So I decided to go, knowing that I will not be able to follow any wezdehod tracks in the snow . Wezdehod actually don't travel in purgas, quite afraid to be stucked in the middle of the storm, as I learned last year, when I had to wait for a week for a wezdehod to depart from Lavrentiya to Uelen to get to my starting point with Karl Bushby.

I struggled all day in the storm, stupidly barely ever stopping to grab some beef jerky or a Larabar nor rehydrating with some of my favorite NUUN based water, (as I usually methodically do).
Having walked from 12:30 til 19:30, and only covered 5 miles in the blowing storm, I decided to stop.

Having wet and cold hands, turning into "iced claws" that I could not warm up, I realized that I could not operate efficiently enough to go through the entire process of setting up my tent.

So, to avoid the risk of getting frost bites or hypothermia, I decided to bury myself quickly behind my sled wrapped into my sleeping bag + a bivouac bag + my tent wrapped around me as an additional bivouac bag.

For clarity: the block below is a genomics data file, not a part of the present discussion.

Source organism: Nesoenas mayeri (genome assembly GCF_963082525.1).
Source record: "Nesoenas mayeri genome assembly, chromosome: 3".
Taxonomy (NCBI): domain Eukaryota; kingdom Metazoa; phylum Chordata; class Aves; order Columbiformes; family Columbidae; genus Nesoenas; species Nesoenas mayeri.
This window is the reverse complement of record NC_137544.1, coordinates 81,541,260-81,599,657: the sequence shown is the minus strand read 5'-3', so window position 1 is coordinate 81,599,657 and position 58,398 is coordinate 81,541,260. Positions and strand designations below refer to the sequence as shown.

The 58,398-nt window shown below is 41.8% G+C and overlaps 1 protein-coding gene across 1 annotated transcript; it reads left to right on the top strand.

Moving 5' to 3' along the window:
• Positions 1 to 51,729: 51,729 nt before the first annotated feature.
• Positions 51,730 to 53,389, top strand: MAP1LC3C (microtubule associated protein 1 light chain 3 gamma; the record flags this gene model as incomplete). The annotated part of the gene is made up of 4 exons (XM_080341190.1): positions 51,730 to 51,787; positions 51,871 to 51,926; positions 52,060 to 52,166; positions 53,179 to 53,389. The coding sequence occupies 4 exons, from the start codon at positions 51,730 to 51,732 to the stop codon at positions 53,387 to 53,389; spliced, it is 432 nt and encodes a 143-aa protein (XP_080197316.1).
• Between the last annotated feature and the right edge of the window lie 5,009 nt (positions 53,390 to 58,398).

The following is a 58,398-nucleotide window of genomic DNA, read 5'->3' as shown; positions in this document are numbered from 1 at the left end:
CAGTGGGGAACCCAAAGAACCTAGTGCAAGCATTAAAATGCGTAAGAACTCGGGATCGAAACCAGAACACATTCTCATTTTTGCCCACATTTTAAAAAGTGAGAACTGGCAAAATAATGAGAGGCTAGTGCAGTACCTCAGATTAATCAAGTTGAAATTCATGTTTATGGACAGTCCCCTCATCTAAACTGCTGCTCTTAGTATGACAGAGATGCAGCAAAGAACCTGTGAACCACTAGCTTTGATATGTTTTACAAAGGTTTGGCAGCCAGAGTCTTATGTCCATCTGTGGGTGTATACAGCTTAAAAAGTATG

I spent the night getting progressively covered with more and more snow, pinning me against the sled... Not the most pleasant night, but at least I was able to sleep in warmth, sheltered from the storm by my sled and a pinning wall of snow.

Covered 5 miles, total 53.3 miles, camped or should I say bivouaced at 65.373N, 179.315W

Day 8: 4/22
Woke up the next morning, all energized and ready to face the Purga which by then had somewhat decreased.

Covered 9 miles in 12.5 hrs (11:00-23:30) on rolling hills, going eastbound to Uelkal, after having to rectify my direction from the stormy day before where I could not move straight towards Uelkal.

In deed, unable to completely face the storm, on the day before I had to go straight South instead of South East where was located Uelkal .

Most of the day, in the fog, I was aiming at old listening antennas in the horizon, left over from the cold war.

I started to the see lights of the eskimo village Uelkal (170 habitants) in the horizon at 22:00 and entered the village at 23H30, after having passed multiple trenches of snow surrounding the village, as a result of the storm.

I knocked at the door of Gamza, whom I met the previous week on my way up from Anadyr to Egvekinot in the Wezdehod.